Wherefore if you compare publicans and harlots with these

holy hypocrites (of the Roman Catholic Church), they are not evil. For they,

when they offend, have remorse of conscience, and do not justify their wicked

doings; but these men are so far from acknowledging their abominations,

idolatries, wicked will-worshippings and ceremonies to be sins, that they

affirm the same to be righteousness, and a most acceptable sacrifice unto God,

yea, they adore them as matters of singular holiness, and through them do

promise salvation unto others, and also sell them for money, as things

available to salvation.

Many would say the Church has no need for such intemperate

language today. They would try to keep young men preparing for the ministry

from reading Luther’s commentary and Calvin’s sermons, fearing they might take

Luther or Calvin as their model and say something similar in their sermons.

But we never find the Apostles editing their teaching and

preaching in such a way that they would cause no offense; we never find them

taming things down in the hope that the Church would survive for another


Calvin warns:

So we must be quite clear that the teaching of the

Gospel can never be handled in such a cautious and moderate way that it is not

subject to misrepresentations. For Satan, who is the father of lies, always

devotes himself to his business. [2]

In the radical relativism of the decadent Roman Empire, the

Apostles didn’t cop a posture of false humility starting their sentences with

“I believe…” or “Don’t you ever find yourself wondering whether…” or “Speaking

only for myself….”

If the Church is to be faithful guarding the good deposit and

contending for God’s Truth, we’ll never have the luxury of being above the

fray. Rather, we’ll be at the center of the battle. We’re commanded to fight

the good fight, not for a time, but until death. And we are to trust God—not our own tact

and diplomacy—to protect us. Some of us will be rescued; others will be sawn in

two. [3]

God’s prophets have never been able to escape persecution when they were

faithful to proclaim the message God entrusted to them.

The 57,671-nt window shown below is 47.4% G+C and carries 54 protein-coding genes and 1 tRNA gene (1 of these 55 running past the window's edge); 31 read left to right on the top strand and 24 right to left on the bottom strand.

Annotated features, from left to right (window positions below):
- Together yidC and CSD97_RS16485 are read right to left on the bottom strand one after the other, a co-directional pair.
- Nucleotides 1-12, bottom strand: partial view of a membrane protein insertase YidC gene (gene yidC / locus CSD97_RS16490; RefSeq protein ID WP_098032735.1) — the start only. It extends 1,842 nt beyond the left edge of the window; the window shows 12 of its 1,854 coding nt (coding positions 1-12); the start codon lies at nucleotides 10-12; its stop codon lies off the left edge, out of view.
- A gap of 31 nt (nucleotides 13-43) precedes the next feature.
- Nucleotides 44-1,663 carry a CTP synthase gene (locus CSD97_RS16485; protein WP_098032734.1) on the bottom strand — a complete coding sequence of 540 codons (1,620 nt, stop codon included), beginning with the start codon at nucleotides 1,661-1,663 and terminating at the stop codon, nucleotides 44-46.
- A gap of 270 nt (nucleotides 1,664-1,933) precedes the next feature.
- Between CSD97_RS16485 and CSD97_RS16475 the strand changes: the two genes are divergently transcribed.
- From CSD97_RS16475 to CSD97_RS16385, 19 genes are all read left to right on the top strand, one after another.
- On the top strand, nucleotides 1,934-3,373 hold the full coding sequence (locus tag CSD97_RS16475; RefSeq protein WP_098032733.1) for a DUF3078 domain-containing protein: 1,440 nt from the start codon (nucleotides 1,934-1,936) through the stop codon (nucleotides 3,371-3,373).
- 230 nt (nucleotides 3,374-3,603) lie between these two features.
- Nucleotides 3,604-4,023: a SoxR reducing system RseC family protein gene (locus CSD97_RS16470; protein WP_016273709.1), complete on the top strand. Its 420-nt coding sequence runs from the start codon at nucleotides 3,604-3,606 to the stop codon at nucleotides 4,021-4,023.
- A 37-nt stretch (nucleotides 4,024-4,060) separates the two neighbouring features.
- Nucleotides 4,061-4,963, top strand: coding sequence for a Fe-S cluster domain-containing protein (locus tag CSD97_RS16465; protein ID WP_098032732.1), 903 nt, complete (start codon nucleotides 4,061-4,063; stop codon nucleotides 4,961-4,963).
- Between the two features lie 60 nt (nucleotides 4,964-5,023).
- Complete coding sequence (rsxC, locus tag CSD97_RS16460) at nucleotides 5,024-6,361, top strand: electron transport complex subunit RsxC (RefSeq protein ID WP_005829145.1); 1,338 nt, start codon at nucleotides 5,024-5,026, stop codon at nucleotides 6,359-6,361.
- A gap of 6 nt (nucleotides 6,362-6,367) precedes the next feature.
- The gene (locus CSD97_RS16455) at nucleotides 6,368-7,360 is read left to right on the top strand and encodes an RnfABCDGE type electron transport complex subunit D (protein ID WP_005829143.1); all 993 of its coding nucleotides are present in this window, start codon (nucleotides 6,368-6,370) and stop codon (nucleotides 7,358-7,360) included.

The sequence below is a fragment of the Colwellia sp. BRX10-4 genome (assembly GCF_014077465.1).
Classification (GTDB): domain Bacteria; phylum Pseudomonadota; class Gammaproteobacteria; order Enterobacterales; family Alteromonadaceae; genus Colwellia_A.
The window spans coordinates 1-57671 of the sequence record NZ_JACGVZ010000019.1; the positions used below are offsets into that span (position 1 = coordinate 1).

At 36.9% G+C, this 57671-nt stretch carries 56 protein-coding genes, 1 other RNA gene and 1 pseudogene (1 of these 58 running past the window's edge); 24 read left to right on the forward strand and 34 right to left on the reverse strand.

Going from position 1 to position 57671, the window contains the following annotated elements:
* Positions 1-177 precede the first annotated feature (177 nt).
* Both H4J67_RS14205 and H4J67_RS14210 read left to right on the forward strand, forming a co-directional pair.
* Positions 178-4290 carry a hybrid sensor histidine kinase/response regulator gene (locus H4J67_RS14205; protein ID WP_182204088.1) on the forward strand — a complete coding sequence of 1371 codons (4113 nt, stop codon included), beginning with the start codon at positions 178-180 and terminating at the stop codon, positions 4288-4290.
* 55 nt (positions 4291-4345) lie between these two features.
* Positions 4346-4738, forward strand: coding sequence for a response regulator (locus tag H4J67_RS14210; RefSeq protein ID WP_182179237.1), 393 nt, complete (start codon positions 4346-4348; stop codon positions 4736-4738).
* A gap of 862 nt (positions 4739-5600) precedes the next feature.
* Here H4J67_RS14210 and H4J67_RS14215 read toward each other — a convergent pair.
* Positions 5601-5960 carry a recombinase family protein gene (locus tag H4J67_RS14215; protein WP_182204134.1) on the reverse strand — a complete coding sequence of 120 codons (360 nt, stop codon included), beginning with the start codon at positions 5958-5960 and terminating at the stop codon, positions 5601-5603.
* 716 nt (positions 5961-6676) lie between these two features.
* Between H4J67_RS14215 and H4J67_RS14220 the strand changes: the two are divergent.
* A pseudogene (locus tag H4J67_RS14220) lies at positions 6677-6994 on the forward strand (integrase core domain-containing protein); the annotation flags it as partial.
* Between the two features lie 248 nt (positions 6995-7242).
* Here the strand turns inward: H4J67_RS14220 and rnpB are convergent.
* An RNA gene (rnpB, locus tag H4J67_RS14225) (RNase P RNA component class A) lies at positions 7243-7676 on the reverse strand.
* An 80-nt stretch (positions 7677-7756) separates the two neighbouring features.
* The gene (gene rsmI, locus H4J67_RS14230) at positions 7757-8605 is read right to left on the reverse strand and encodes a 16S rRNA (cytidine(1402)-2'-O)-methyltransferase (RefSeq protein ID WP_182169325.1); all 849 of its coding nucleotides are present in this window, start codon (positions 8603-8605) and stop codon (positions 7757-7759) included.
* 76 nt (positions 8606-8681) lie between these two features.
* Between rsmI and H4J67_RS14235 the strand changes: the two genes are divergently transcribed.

Kierkegaard is exactly right about preaching today, although he's been dead a century and a half, now:

We all know what it is to play warfare in mock battle, that

it means to imitate everything just as it is in war. The troops are drawn up,

they march into the field, seriousness is evident in every eye, but also

courage and enthusiasm, the orderlies rush back and forth intrepidly, the

commander's voice is heard, the signals, the battle cry, the volley of

musketry, the thunder of cannon--everything exactly as it is in war, lacking

only one thing...the danger. So also it is with playing Christianity, that is,

imitating Christian preaching in such a way that everything, absolutely

everything is included in as deceptive a form as possible--only one thing is

lacking...the danger. [4]

When, under the guise of humility and

compassion, a pastor avoids confronting the sin of his congregation; when he minces his words; there's little doubt he’ll also avoid the suffering and death of the faithful shepherd.

Remember how the Apostle Paul paused his rebuke of the Galatians

long enough to ask them so very plaintively, “So have I become your enemy by telling

you the truth?” [5]

But what is the cost of this betrayal of our pastoral office?

Can such a man ever expect to hear those most sought after of all commendations

from the mouth of our Lord, “Well done, my good and faithful servant?”

Faithful pastors devoted to the teaching of

the Apostles will correct and rebuke in the same manner the Apostles corrected

and rebuked. And for this, they will suffer just as the Apostles suffered—this is the lot of the

good shepherd:

Remember the word that I said to you, ‘A slave is not greater

than his master.’ If they persecuted Me, they will also persecute you; if they

kept My word, they will keep yours also. (John 15:20)

[1] Jonathan

Edwards, Charity and Its Fruits.

[2] Calvin’s

commentary on Acts 6:14

[3] Hebrews


[4] Soren

Kierkegaard, Attack Upon “Christendom” 1854-1855, tr. by Walter Lowrie (Boston: The Beacon Press, 1956) p. 258.

[5] Galatians